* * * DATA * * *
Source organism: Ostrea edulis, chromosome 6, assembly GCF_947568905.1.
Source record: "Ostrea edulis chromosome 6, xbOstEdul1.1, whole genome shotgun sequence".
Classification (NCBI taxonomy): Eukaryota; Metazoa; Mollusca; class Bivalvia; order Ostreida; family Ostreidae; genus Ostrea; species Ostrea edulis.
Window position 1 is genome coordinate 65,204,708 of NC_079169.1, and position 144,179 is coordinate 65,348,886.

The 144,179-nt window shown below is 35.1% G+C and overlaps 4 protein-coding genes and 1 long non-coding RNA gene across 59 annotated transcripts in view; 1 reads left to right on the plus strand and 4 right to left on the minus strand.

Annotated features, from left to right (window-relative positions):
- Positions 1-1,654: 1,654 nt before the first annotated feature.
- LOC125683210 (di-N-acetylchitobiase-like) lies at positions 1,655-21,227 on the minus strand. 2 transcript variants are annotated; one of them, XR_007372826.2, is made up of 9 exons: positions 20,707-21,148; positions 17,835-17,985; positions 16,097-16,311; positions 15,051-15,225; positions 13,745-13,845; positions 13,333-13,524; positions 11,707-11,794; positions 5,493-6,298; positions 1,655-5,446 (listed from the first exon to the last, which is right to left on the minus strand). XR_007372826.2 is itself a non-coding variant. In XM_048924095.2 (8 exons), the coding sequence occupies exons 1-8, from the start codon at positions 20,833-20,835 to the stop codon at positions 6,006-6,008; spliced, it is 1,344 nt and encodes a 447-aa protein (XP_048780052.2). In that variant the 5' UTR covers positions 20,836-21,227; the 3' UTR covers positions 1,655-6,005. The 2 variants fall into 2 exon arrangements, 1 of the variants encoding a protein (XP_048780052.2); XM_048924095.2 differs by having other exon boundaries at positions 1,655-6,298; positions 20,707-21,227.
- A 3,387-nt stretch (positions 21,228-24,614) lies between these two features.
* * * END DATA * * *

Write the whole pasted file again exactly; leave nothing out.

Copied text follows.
Source organism: Ostrea edulis, chromosome 6, assembly GCF_947568905.1.
Source record: "Ostrea edulis chromosome 6, xbOstEdul1.1, whole genome shotgun sequence".
Classification (NCBI taxonomy): Eukaryota; Metazoa; Mollusca; class Bivalvia; order Ostreida; family Ostreidae; genus Ostrea; species Ostrea edulis.
Window position 1 is genome coordinate 65,204,708 of NC_079169.1, and position 144,179 is coordinate 65,348,886.

The 144,179-nt window shown below is 35.1% G+C and overlaps 4 protein-coding genes and 1 long non-coding RNA gene across 59 annotated transcripts in view; 1 reads left to right on the plus strand and 4 right to left on the minus strand.

Annotated features, from left to right (window-relative positions):
- Positions 1-1,654: 1,654 nt before the first annotated feature.
- LOC125683210 (di-N-acetylchitobiase-like) lies at positions 1,655-21,227 on the minus strand. 2 transcript variants are annotated; one of them, XR_007372826.2, is made up of 9 exons: positions 20,707-21,148; positions 17,835-17,985; positions 16,097-16,311; positions 15,051-15,225; positions 13,745-13,845; positions 13,333-13,524; positions 11,707-11,794; positions 5,493-6,298; positions 1,655-5,446 (listed from the first exon to the last, which is right to left on the minus strand). XR_007372826.2 is itself a non-coding variant. In XM_048924095.2 (8 exons), the coding sequence occupies exons 1-8, from the start codon at positions 20,833-20,835 to the stop codon at positions 6,006-6,008; spliced, it is 1,344 nt and encodes a 447-aa protein (XP_048780052.2). In that variant the 5' UTR covers positions 20,836-21,227; the 3' UTR covers positions 1,655-6,005. The 2 variants fall into 2 exon arrangements, 1 of the variants encoding a protein (XP_048780052.2); XM_048924095.2 differs by having other exon boundaries at positions 1,655-6,298; positions 20,707-21,227.
- A 3,387-nt stretch (positions 21,228-24,614) lies between these two features.